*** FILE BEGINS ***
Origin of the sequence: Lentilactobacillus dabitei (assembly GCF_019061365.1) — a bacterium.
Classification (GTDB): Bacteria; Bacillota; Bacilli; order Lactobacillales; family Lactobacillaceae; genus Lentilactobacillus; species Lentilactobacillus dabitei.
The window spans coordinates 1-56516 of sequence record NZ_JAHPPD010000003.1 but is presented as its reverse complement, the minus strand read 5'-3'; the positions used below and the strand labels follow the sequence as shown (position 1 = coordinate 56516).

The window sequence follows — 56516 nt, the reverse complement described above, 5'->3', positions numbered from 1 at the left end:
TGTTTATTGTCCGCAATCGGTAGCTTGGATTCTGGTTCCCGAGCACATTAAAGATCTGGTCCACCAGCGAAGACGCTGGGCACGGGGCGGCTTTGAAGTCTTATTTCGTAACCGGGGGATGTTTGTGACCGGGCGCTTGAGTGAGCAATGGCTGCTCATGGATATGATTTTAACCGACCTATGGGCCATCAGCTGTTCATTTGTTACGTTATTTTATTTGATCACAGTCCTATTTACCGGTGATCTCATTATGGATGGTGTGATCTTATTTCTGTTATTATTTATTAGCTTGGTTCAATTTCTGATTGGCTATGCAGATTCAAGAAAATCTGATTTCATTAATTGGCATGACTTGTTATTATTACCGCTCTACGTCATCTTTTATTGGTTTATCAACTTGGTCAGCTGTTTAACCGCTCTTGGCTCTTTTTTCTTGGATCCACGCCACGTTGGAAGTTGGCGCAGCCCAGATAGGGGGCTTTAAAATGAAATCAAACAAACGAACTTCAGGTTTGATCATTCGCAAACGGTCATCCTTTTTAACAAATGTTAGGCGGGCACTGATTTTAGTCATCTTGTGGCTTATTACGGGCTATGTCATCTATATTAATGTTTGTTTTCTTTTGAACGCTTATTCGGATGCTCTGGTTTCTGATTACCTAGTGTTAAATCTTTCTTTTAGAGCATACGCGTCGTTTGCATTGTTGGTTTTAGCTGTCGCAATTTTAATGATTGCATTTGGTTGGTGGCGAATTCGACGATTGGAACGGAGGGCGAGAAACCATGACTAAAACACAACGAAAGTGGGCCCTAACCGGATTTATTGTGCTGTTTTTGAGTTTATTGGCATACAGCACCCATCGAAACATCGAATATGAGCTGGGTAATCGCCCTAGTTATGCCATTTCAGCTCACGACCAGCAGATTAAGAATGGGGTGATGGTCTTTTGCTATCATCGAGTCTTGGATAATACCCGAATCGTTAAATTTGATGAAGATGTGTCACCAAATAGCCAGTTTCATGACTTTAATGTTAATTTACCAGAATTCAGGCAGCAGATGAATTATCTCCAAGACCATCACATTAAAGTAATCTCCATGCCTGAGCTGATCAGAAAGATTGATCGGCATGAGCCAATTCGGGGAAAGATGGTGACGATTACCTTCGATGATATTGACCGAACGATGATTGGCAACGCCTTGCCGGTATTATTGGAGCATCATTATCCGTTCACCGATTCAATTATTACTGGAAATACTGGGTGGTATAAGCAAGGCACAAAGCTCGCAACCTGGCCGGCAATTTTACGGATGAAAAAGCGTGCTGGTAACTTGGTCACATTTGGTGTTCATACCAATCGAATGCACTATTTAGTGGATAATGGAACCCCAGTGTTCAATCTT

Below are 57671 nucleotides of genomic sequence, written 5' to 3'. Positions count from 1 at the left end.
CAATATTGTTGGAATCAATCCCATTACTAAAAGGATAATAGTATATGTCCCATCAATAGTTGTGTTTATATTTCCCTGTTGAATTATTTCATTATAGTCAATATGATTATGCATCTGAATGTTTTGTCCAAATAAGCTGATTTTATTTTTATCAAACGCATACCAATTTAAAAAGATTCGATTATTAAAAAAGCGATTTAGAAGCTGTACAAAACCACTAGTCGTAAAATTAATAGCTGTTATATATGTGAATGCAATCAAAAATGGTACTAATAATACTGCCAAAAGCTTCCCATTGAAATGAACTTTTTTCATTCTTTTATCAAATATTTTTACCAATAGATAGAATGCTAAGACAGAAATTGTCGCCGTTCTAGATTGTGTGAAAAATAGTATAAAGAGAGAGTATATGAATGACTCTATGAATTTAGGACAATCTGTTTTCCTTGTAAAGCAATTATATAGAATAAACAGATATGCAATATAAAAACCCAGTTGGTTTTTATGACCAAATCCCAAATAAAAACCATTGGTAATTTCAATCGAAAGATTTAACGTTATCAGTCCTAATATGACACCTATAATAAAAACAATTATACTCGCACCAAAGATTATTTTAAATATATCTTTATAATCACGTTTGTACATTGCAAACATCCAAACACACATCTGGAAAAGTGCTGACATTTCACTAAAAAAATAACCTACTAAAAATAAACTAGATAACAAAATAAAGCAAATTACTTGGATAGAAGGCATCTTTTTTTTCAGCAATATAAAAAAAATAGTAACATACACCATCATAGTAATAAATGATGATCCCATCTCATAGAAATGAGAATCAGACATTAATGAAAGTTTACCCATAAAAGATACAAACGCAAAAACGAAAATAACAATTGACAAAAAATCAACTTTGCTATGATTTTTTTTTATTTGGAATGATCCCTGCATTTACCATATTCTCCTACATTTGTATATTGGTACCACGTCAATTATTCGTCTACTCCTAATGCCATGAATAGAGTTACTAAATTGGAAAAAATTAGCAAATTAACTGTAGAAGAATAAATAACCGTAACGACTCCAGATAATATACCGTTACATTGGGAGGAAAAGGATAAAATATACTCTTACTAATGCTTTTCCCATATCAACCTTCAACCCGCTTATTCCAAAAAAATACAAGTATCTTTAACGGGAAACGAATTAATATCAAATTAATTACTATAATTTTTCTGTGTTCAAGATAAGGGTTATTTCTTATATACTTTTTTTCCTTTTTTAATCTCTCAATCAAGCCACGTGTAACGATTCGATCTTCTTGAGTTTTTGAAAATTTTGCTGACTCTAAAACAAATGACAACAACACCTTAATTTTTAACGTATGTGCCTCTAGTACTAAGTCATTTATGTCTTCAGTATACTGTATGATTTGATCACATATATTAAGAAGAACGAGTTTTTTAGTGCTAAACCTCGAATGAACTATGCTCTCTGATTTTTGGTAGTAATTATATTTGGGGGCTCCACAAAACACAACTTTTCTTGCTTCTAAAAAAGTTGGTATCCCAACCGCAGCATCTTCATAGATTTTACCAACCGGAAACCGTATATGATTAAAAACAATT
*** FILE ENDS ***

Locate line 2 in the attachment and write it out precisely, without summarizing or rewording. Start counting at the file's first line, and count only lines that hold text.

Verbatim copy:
Classification (GTDB): Bacteria; Bacillota; Bacilli; order Lactobacillales; family Lactobacillaceae; genus Lentilactobacillus; species Lentilactobacillus dabitei.